When the denominations were deemed insufficient, new banknotes of 24 million kuruş (48,000 pouches) were put on the market in the same year. These banknotes were set to remain in circulation for eight years at an interest rate of 12.5 percent. 

The banknotes created two problems. First, people did not use these banknotes that were supposed to be in circulation in order to get their interest, therefore, the problem of cash money appeared in the market. Second, forgers easily put fake banknotes on the market because it was not printed but written by hand. 

When these problems shattered people’s trust in banknotes, a decision was made to withdraw them from the market and print metal coins. Banknotes of 2.5 million kuruş (5,000 pouches) were destroyed and replaced with new version of banknotes. 

An interesting method was applied in 1878 to prevent the problem of cash in coins. Cardboard was attached to the back of postage stamps to create coins. 

The currency was akçe, the silver money. At first, the akçe was in fixed weight but it has frequently changed because of economic disruptions. Copper was included in silver in around 1898. The money made with this mixture was called “metelik,” a corruption of the word “metallic.” The word “metelik” has not survived until today, but the idiom “metelik bile etmez” (not even worth a penny) has. 

Meanwhile, kuruş, which took its name from the Persian King Cyrus, who defeated the Lydian king Croesus, was put on the market. In accordance with the Kavaim-i Nakdîye Nizamnamesi, Sultan Abdülhamit II made a law to arrange the financial economy. The Turkish word “para” (money) comes from the Persian “pare” (piece). 

During World War I, Brits engaged in forgery in an attempt to destroy the Ottoman economy, printing fake, 10-lira banknotes during the period of Sultan Vahdettin.

Money, money, Money… Who’s the common denominator
Fake banknotes

At first sight, it was hard to differentiate this banknote, which was printed by the British War Council in 1918, from its original. But the paper of the fake money was thicker and the small writing on the back were printed in reverse.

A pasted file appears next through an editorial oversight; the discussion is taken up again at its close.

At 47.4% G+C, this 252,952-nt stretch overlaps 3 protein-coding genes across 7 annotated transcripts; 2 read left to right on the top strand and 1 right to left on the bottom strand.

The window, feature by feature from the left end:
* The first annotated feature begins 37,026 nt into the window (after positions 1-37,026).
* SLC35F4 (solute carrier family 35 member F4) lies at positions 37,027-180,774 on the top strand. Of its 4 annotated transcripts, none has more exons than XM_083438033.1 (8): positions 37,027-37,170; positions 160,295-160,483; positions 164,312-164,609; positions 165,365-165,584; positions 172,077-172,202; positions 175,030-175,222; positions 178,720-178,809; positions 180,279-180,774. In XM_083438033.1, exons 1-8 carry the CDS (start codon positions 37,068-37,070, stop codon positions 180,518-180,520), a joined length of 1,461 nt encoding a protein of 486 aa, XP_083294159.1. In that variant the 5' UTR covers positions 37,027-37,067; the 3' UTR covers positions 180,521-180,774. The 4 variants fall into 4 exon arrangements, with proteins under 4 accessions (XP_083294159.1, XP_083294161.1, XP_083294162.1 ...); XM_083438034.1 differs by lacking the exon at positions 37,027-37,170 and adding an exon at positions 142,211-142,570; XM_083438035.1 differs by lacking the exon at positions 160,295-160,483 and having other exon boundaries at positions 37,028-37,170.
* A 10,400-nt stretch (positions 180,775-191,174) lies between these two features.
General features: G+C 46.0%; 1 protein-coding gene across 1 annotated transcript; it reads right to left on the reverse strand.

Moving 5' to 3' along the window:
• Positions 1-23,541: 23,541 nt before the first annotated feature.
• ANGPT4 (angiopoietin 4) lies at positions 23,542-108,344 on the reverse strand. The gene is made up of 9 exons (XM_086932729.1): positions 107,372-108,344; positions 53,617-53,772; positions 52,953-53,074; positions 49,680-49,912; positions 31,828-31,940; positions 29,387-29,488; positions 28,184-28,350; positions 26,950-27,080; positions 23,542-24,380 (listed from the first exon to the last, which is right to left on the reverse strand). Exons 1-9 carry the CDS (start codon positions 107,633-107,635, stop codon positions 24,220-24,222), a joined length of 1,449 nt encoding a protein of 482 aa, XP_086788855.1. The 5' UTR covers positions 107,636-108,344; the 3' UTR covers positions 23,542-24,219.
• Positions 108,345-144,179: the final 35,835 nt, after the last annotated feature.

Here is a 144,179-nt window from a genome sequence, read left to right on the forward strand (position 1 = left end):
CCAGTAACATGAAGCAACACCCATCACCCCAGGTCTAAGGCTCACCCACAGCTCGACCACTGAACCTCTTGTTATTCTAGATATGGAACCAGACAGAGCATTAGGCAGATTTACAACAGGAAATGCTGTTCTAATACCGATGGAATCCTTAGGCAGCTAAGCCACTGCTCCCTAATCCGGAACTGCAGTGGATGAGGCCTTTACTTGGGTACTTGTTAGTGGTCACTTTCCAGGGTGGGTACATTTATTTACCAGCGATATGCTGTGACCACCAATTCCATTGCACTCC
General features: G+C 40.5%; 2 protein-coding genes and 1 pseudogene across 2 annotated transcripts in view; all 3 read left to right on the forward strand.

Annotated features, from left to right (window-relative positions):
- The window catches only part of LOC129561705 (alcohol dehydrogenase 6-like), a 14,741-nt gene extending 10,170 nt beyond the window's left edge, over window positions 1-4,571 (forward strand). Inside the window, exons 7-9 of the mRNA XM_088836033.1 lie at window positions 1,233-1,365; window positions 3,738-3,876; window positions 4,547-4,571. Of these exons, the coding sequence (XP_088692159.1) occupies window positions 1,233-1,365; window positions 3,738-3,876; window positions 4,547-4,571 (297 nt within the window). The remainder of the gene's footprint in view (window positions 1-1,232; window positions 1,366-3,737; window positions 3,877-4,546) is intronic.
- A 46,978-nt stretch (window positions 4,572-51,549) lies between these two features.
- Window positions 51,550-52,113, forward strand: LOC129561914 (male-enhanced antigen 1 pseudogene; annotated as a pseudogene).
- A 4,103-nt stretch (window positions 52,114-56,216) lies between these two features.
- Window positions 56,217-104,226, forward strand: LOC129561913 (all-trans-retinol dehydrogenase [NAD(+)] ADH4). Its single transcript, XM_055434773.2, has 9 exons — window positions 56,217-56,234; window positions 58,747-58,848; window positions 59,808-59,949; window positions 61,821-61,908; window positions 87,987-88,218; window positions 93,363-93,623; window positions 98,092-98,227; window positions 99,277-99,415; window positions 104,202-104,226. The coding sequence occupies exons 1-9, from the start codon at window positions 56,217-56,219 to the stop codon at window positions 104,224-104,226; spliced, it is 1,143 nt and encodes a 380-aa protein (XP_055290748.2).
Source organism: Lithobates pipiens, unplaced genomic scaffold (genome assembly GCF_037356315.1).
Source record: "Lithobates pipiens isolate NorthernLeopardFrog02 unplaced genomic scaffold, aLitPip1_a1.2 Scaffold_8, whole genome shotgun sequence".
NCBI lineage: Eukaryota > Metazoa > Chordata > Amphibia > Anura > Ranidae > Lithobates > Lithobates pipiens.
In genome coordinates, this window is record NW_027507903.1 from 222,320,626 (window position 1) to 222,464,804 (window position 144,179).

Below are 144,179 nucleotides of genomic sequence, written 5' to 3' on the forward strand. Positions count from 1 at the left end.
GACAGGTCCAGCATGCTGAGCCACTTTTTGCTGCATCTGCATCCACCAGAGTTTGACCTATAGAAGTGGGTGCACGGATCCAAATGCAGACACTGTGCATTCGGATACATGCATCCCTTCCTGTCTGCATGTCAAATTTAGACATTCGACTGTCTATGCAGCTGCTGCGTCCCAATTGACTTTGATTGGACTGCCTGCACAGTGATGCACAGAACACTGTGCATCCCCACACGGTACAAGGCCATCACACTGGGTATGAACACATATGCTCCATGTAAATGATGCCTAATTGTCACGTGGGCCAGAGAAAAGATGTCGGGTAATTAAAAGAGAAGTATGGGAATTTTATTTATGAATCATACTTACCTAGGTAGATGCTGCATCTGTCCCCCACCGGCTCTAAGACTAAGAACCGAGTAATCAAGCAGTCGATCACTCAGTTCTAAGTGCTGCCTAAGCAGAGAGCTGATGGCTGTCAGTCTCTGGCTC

A vessel named Yorkshire, which brought the money, was sunk by German warplanes in the port of Piraeus in Greece, and the fake banknotes floating in the water were looted. 

Even though some money seized by the Greek government was destroyed in Turkey, neighboring traders fooled people who were not aware of the event. The Turkish Republic worked hard to collect the money from the market, even as late as 1945. 

The last Ottoman currency was valid in the Turkish Republic until 1928. 

Just like the Banknote Galley is important in England, the Ottoman Bank Museum in Istanbul is important in terms of Ottoman money. One of the museum officials, local Istanbul historian Lorans Tanatar Baruh, explains the most interesting banknote, saying: “This banknote may be an answer to the Ottoman movements at that time. This is why it was printed in French, Ottoman, Arabic, Armenian and Greek. Even though it was in circulation for a short period of time, it is the most interesting piece in the museum collection.”

Money, money, Money… Who’s the common denominator
Ottoman money in various languages 

There are other museums related to Ottoman and Turkish money at the Darphane (Mint) Museum in Topkapı, which features nearly 2,571 examples of money, medals and orders dating from between 7 B.C. to 1921. A ruined Ottoman mint was also restored and turned into a museum by Bursa Metropolitan Municipality. The museum displays the first coin printed by Orhan Gazi as well as currencies printed in Bursa mints. 

The Turkish Republic printed its first metal coins in 1924. The first coins in circulation were in four types, 100 “money,” 2.5 kuruş, 5 kuruş and 10 kuruş. The smallest metal currency unit, 10 “money,” was printed in 1940. 

The first banknote in the republican era was printed by the British Thomas de la Rue company in 1927 in return for 88,000 English golden bars.

Money, money, Money… Who’s the common denominator

Money, money, Money… Who’s the common denominator
The front and back sides of the first money of the Turkish Republic. 

Since the alphabet reform had not started yet, it was printed with the former alphabet in French. It was signed by Finance Minister Abdülhalik Renda. 

Money, money, Money… Who’s the common denominator

Money, money, Money… Who’s the common denominator
The front side and back sides of the most valuable Atatürk money. 

Later on, in accordance with the tradition of “presidential photos” in ancient and contemporary world currencies, presidents Mustafa Kemal Atatürk and then İsmet İnönü’s portraits were printed.

Money, money, Money… Who’s the common denominator
The portrait of İsmet İnönü on a bill 

 After 1950, only Atatürk’s photo was printed. Liras with the Latin alphabet went into circulation in 1937. 
As a result of the great inflation in the 1990s, banknotes of 250,000 liras and then even 20 million liras were put onto the market.

Money, money, Money… Who’s the common denominator
Six zeros were emoved from the money

When inflation was brought under control, six zeros were removed and the name of the money became the “New Turkish Lira” at the beginning of 2005.